The Reserve Bank of India has banned payments system operator MasterCard from issuing any new cards here in India from the 22nd of July onwards. The ban is a part of the Central Banks ongoing drive to ensure that payments facilitators comply with data storage rules. This will not affect existing MasterCard customers.
MasterCard becomes the third organisation after American Express Banking Corp. and Diners Club International Ltd. to be banned in India. Back in 2018, the RBI released a circular mandating that all payments system operators must store their data locally, i.e here in India. The statement read as follows:
“All system providers shall ensure that the entire data relating to payment systems operated by them are stored in a system only in India. This data should include the full end-to-end transaction details / information collected / carried / processed as part of the message / payment instruction. For the foreign leg of the transaction, if any, the data can also be stored in the foreign country, if required.”
2018 was shortly after demonetisation which occurred towards the end of 2016. At this point in time, digital transactions had really taken off and the volume of transactions seemed to be ever-expanding. The RBI reasoning for insisting on localised storage of payments data has to do with better monitoring. As the financial regulatory authority of the land, the RBI believes that it should have “unfettered supervisory access to data” and this can be achieved only if all the data is stored within its jurisdiction.
Even at the time, it was believed that the new rules would primarily affect international organisations. Setting up new data centres in India would require hundreds of millions of dollars in investments. The payments operators would also have to spend resources on decoupling the ‘India only’ data. The move is also seen as an entry barrier for new companies trying to set up shop in India, which in turn means that it encourages local players to seek out a portion of the market share. Resultantly, organisations like RuPay have emerged.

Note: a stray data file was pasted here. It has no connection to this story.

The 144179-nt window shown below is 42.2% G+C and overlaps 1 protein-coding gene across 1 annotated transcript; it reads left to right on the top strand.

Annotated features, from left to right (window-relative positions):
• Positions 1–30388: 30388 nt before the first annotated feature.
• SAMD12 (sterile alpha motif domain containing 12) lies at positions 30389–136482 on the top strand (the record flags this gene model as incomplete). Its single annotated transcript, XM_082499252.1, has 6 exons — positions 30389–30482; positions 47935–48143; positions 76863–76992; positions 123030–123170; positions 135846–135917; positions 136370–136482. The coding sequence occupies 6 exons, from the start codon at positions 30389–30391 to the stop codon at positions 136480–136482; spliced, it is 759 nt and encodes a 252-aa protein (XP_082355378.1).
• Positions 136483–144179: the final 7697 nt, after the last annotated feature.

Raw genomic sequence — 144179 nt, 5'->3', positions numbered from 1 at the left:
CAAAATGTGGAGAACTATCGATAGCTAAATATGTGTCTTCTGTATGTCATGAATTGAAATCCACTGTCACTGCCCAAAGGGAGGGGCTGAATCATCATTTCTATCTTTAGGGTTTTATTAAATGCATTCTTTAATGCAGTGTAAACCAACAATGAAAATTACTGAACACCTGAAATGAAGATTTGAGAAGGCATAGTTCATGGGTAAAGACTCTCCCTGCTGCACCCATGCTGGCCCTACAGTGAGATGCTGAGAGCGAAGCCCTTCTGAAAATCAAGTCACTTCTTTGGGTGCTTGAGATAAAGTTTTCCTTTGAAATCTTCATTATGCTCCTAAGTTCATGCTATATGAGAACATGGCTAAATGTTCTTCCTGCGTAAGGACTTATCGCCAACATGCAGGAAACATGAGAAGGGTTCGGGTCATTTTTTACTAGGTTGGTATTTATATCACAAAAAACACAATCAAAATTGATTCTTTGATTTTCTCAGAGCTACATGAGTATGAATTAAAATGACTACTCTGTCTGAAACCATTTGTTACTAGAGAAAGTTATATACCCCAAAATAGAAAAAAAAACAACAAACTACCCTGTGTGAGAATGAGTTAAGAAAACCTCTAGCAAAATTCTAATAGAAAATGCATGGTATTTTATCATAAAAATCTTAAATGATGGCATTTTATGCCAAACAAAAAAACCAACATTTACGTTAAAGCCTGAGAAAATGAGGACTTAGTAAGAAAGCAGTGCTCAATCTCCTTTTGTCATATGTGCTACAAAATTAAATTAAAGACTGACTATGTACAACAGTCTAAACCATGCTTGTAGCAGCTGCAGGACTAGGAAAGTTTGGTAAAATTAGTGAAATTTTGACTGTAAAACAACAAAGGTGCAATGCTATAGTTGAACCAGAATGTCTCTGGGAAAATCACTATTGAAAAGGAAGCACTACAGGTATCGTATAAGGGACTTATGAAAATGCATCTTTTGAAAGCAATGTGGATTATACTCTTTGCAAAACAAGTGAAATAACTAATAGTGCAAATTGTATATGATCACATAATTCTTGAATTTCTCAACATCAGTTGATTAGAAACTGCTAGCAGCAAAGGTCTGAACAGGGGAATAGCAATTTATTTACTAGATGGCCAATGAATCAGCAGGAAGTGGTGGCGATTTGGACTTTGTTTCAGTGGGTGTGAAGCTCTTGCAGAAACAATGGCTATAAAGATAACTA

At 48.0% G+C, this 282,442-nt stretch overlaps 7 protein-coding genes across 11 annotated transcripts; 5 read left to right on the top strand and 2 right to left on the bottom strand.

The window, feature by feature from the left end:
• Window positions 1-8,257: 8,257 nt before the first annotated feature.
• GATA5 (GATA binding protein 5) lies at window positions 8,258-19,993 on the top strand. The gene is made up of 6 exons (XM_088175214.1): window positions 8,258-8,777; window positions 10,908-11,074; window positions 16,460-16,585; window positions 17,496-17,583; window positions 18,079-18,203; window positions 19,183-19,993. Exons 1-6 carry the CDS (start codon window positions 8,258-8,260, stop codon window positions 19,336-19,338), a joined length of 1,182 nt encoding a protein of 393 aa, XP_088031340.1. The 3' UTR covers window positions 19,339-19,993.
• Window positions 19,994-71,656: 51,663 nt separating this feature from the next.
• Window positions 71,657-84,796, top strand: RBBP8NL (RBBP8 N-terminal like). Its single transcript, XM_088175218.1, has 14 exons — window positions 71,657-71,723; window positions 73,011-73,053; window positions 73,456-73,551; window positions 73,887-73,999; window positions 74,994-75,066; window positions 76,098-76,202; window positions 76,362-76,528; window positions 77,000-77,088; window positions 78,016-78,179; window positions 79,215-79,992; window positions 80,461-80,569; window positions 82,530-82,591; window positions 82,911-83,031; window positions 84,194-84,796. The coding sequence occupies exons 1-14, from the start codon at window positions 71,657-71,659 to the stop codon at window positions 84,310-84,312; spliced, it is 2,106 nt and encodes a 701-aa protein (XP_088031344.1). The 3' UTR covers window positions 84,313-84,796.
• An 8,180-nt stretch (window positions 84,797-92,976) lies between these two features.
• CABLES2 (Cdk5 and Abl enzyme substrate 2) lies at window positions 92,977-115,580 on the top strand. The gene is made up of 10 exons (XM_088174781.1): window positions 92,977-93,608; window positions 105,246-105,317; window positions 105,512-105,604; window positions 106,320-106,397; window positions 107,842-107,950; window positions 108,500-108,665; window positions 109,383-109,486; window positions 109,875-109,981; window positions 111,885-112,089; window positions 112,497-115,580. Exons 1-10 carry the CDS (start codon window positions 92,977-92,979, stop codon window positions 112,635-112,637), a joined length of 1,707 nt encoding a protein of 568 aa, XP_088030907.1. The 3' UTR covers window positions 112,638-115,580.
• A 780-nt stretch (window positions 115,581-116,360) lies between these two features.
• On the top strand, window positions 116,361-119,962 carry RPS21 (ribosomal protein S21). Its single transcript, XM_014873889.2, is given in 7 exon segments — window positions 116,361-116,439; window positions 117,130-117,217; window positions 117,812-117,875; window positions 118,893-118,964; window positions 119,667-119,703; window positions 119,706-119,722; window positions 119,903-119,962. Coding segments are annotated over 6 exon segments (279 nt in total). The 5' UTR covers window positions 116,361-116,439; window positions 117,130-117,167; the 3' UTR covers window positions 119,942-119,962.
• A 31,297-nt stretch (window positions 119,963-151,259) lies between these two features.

The world’s largest payments operators, Visa, who also boasts the most users in India, found it relatively easy to comply with the new rules within the stipulated time period. In fact, even in the case of MasterCard, the news of their ban was met with surprise. The company had recently announced plans to launch the ‘One Mumbai Metro Card’ in partnership with Axis Bank on the 8th of July. MasterCard had agreed to comply but had requested more time from the RBI, and the operator had already invested $1 billion into India with plans of investing a billion more. MasterCards operations in India are huge for the company as the market is its second largest in terms of number of customers and number of employees.
The move to ban is being viewed as a power move on behalf of the RBI, as an effort to send out the message that all companies must comply with the rules regardless of how big they are. The RBI released the following statement with reference to the ban.
“Notwithstanding the lapse of considerable time and adequate opportunities being given, the entity has been found to be non-compliant with the directions on storage of payments system data.”
Some observers are of the opinion that MasterCard may have been waiting for personal data protection laws to be put in place before it went ahead with the compliance. MasterCard itself has argued for data mirroring as an alternative to outright data localised data storage as it would help monitor international fraud trends. If India’s data was disconnected from the rest of the world, then Indian regulators would not have the advantage of global trends.
It is unlikely that this ban will be permanent. MasterCard is one of the biggest companies in the world and it will only be a matter of time until some common ground is reached. Indian banks, who rely on companies like Visa and MasterCard will also be affected as it could take up to two months for banks to switch to alternate payments operators. The RBI, however, is making its stance clear that it is serious about compliance irrespective of who the organisation is.